Headscratchers: The Social Network
- At the end of the film, Mark sends Erica a friend request, hoping she will reply. However, having become very famous and well-known for his invention, why would Mark have a personal Facebook account? And even if he had one under a pseudonym, why would Erica even care if she saw it?
- In real life, Mark actually does have a Facebook account under his real name and has since the very beginning of the website. He's kept it extremely private, though.
- Here it is. Although in real life, being the CEO, he can not be "friended" or "unfriended".
- Was the ending and the whole thing with the Friend Request even meant to be ambiguous or was it to show that Erica was ultimately a lost cause and Mark cannot make up with what happened in the past?
- If your ex-boyfriend became one of the richest people on the planet, and wants to get back together with you, would you really want to come off as a "lost cause" to him?
- I read it as Erica forgiving Mark by proxy (by making a profile on Facebook) and then Mark trying for reconciliation in response (becoming friends (again)). Intentionally unresolved, to allow for your view. But then again, I'm a hopeless romantic, so YMMV.
- I saw it differently. I thought Marylin's comment about him not truly being an asshole made Mark start to doubt Erica's asshole speech at the beginning. I don't think his effort to friend her was romantic; it was an attempt to validate himself. If Erica no longer believed he was an asshole, then he could finally see himself as a good person, instead of trying to convince himself and everyone else that he was. The fact that Erica never responds on film does leave the question in the viewers' hands. Is Mark the bad guy? He's trying to find out himself.
- To me it summed up the movie quite well. Mark is a passive aggressive coward who screws people over without confronting them. In the pursuit of power, fame, and money he lost all the friends he had and never stopped to think about it. Now that he's at the top he thinks Erica will want to love him. He's just a coward with a lot of money.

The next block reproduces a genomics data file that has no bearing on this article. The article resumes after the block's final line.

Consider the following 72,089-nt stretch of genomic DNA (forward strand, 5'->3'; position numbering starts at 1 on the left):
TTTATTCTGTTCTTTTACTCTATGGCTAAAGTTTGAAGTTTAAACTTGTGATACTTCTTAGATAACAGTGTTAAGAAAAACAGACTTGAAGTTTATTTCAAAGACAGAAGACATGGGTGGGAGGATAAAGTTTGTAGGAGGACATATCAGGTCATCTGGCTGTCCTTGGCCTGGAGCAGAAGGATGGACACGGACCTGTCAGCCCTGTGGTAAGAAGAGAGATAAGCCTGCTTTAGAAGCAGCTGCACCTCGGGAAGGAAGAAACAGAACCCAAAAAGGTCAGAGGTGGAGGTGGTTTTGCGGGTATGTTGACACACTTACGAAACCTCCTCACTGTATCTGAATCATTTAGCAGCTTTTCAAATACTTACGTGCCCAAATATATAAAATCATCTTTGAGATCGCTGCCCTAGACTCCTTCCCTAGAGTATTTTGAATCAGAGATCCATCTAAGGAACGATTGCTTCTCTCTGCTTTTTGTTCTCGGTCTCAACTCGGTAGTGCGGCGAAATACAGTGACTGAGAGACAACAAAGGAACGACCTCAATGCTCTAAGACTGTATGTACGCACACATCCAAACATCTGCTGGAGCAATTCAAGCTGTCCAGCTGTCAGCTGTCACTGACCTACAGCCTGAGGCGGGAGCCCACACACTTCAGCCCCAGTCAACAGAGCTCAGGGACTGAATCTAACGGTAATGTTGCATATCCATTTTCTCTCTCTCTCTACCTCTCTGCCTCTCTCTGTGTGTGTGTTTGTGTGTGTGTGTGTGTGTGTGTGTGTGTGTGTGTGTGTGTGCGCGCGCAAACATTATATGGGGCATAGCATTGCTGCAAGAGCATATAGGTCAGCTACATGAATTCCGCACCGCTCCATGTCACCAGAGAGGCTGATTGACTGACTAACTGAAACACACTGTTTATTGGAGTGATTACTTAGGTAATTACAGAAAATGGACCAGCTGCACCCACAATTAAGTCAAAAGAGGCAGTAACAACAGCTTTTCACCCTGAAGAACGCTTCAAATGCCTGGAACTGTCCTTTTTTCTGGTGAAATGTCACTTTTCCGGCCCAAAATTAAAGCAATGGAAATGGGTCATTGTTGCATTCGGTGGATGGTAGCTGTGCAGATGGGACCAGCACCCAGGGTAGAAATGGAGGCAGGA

- I thought it was more bringing the movie's Mark Zuckerberg down to earth. He sees himself as this superior being, the classic asshole tech-genius who overcame the system with his sheer raw talent - as pretty much stated outright in his character-defining "attention" monologue early on, and in exactly what buttons Sean Parker (movie version) was able to press with him. But now, after going through the whole story again and the young lawyer's comment on him, we see he's just a person after all through that request. He got all the inferior "sheeple" to hook themselves into Facebook - but in the end, he's as human and hooked as the rest of them, pathetically refreshing his page to see if his college crush is friending him. It's him using Facebook in such a common, human way that shows us what Facebook tapped into and how universal it is. Even to people like Zuckerberg (again, movie version) whose entire self-esteem is predicated on being better than other people.
The point of the Social Network isn't whether the founder is an asshole or not. It's to show that he's a person.
- Thank you for all your interpretations, but like I said, was it meant to be ambiguous and to give Mark some hope, or was it meant to mean that Mark is doomed to not be able to "pick up the pieces". I myself think that Erica being on facebook might be a huge factor if she accepts the friend request or not, she could be willing to let go of this grudge she has... or she could have joined because of conformity, no one will really know...
- "No one will really know" + a multitude of interpretations, all valid means it was meant to be ambiguous.
- Why in the Hell should it be "ambiguous" whether an Indian character is Indian?! White people never get this treatment!
- White characters get race-lifted all the time in fiction.
- Not nearly as much as people of color do. The problem is that Narendra is actually Indian in real life and the casting does not reflect that. Even the real life Narendra was surprised to see himself portrayed that way.
- So... why are there more people with genius IQ's in China than people of any kind in the United States?
- There aren't. Not by any stretch of the imagination. Now, China unquestionably has more geniuses than the United States, as it has more than three times the population. China also has an average I.Q. score that's maybe three to five points higher, which translates into a major difference at the far right of the I.Q. distribution where the geniuses are. There's no way, however, that could result in more Chinese geniuses than total Americans.